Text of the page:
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Berlin Brandenburg

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  • 11
    Language: English
    In: Chemosphere, 2000, Vol.41(10), pp.1511-1517
    Description: Episodic pollution events such as runoff or spraydrift can lead to a short-term (few hours) contamination of aquatic ecosystems with pesticides. So far, different short-term exposures with respect to long-term effects have not been studied. In the present study, caddisfly larvae, typical for agricultural streams (Limnephilus lunatus Curtis, 2nd and 3rd instar) were exposed for 1- vs 10-h to three different equivalent doses ( mu g h) of fenvalerate. After transfer into an artificial stream microcosm with pesticide-free water, chronic effects were observed over 240 days. Comparison of 1- and 10-h exposure revealed that 1-h contamination leads to stronger effects. The differences were significant for the sublethal endpoints emergence pattern and dry weight of adults (ANOVA, Fisher's PLSD; P 〈 0.05). In terms of exposure dose, the difference between 1- and 10-h exposure equals a factor of 6 as a mean of all endpoints studied. The following significant effect levels for the 1-h exposure were obtained for the different endpoints investigated: reduced emergence success and production at 0.1 mu g l super(-1), temporal pattern of emergence at 0.001 mu g l super(-1), dry weight of adults at 0.01 mu g l super(-1).
    Keywords: Acute ; Production ; Pyrethroid ; Runoff ; Short-Term Exposure ; Spraydrift ; Trichoptera ; Chemistry ; Ecology
    ISSN: 0045-6535
    E-ISSN: 1879-1298
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  • 12
    Language: English
    In: Aquatic Toxicology, 2011, Vol.104(1), pp.32-37
    Description: The energy stored in coarse particulate organic matter, e.g. leaf litter, is released to aquatic ecosystems by breakdown processes involving microorganisms and leaf shredding invertebrates. The palatability of leaves and thus the feeding of shredders on leaf material are highly influenced by microorganisms. However, implications in the colonization of leaves by microorganisms (=conditioning) caused by chemical stressors are rarely studied. Our laboratory experiments, therefore, investigated for the first time effects of a fungicide on the conditioning process of leaf material by means of food-choice experiments using (Crustacea: Amphipoda). Additionally, microbial analyses were conducted to facilitate the mechanistic understanding of the observed behavior. Gammarids significantly preferred control leaf discs over those conditioned in presence of the fungicide tebuconazole at concentrations of 50 and 500 μg/L. Besides the decrease of fungal biomass with increasing fungicide concentration, also the leaf associated fungal community composition showed that species preferred by gammarids, such as , , or , were more frequent in the control. , however, which is rejected by gammarids, was abundant in all treatments suggesting an increasing importance of this species for the lower leaf palatability – as other more palatable fungal species were almost absent – in the fungicide treatments. Hence, the food-choice behavior of seems to be a suitable indicator for alterations in leaf associated microbial communities, especially fungal species composition, caused by chemical stressors. Finally, this or similar test systems may be a reasonable supplement to the environmental risk assessment of chemicals in order to achieve its protection goals, as on the one hand, indirect effects may occur far below concentrations known to affect gammarids directly, and on the other hand, the observed shifts in leaf associated microbial communities may have perpetuating implications in leaf shredding invertebrates.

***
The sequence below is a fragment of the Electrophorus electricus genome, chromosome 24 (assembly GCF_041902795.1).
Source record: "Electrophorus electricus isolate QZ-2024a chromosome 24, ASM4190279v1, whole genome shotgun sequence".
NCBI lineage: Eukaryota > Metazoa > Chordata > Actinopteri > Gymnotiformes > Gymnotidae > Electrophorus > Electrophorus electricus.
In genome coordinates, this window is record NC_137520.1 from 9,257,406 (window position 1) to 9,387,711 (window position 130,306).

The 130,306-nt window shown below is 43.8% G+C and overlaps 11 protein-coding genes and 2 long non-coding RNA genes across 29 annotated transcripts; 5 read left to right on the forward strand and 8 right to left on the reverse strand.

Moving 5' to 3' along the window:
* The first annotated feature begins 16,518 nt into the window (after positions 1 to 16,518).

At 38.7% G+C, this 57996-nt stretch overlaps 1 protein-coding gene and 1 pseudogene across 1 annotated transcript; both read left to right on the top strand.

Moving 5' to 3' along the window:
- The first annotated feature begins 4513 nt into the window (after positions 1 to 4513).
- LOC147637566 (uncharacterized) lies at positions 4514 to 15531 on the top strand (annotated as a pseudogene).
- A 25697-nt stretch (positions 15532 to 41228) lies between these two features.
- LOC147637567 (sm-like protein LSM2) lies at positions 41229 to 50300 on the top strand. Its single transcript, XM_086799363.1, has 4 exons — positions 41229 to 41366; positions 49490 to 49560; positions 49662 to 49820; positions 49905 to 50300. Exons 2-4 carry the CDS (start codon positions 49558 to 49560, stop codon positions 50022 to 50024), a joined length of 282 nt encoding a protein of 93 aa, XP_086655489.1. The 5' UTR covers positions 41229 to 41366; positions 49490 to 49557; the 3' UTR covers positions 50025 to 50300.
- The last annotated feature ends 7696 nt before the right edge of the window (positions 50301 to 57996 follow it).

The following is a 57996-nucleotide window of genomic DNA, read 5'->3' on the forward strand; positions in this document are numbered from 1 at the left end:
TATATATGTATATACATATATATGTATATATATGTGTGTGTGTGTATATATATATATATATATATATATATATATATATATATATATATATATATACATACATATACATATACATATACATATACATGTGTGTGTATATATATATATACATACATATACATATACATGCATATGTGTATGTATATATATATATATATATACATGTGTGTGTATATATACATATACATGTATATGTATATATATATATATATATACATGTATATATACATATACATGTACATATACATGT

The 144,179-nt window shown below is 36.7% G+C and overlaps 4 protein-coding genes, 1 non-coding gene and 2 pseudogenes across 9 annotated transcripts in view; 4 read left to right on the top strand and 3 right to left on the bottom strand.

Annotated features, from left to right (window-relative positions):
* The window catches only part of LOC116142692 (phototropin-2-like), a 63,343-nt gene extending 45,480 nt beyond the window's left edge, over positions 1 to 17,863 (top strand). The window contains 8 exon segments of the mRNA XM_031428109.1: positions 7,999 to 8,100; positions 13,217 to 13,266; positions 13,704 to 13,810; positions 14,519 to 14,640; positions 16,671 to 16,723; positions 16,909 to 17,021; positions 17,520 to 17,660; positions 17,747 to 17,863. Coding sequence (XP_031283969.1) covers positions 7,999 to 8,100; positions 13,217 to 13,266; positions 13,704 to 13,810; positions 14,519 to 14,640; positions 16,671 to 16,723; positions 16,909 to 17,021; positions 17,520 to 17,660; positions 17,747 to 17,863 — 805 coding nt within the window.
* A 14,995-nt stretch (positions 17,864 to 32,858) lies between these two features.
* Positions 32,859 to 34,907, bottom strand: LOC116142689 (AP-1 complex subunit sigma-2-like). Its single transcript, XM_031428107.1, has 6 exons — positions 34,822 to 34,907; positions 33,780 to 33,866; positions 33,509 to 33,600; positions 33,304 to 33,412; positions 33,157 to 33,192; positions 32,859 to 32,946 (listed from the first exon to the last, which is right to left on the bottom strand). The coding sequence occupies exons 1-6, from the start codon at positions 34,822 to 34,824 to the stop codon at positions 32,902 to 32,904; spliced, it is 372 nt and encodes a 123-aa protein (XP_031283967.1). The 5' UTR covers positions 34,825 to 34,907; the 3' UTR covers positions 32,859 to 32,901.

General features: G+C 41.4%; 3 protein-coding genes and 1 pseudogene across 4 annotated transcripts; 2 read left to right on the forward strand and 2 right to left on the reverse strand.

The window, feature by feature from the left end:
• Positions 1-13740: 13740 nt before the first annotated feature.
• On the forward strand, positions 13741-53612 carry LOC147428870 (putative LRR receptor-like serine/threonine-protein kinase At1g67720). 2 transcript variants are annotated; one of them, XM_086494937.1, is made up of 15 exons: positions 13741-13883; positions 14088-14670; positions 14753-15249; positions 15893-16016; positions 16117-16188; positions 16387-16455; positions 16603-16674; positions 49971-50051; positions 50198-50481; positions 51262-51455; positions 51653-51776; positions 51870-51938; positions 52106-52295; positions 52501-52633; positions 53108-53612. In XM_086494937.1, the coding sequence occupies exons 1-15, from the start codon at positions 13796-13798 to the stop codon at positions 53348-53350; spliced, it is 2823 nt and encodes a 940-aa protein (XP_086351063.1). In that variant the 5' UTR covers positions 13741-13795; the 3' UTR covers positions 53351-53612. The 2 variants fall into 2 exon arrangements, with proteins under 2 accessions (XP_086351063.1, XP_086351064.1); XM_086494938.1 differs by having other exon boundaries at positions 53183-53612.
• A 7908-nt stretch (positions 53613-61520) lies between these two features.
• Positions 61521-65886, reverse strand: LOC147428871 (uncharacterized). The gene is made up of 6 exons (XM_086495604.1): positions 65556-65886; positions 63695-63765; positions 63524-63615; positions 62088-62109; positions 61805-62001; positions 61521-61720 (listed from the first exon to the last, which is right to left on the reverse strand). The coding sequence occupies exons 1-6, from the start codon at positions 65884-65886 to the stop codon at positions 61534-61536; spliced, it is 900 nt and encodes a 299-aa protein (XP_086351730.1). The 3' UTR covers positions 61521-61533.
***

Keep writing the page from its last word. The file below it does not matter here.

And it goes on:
Keywords: Fungal Community ; Leaf Litter Decomposition ; Confidence Interval Testing ; Aquatic Hyphomycetes ; Azole Fungicide ; Bacteria ; Chemistry ; Ecology
    ISSN: 0166-445X
    E-ISSN: 1879-1514
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  • 13
    In: Rapid Communications in Mass Spectrometry, 15 October 2015, Vol.29(19), pp.1789-1794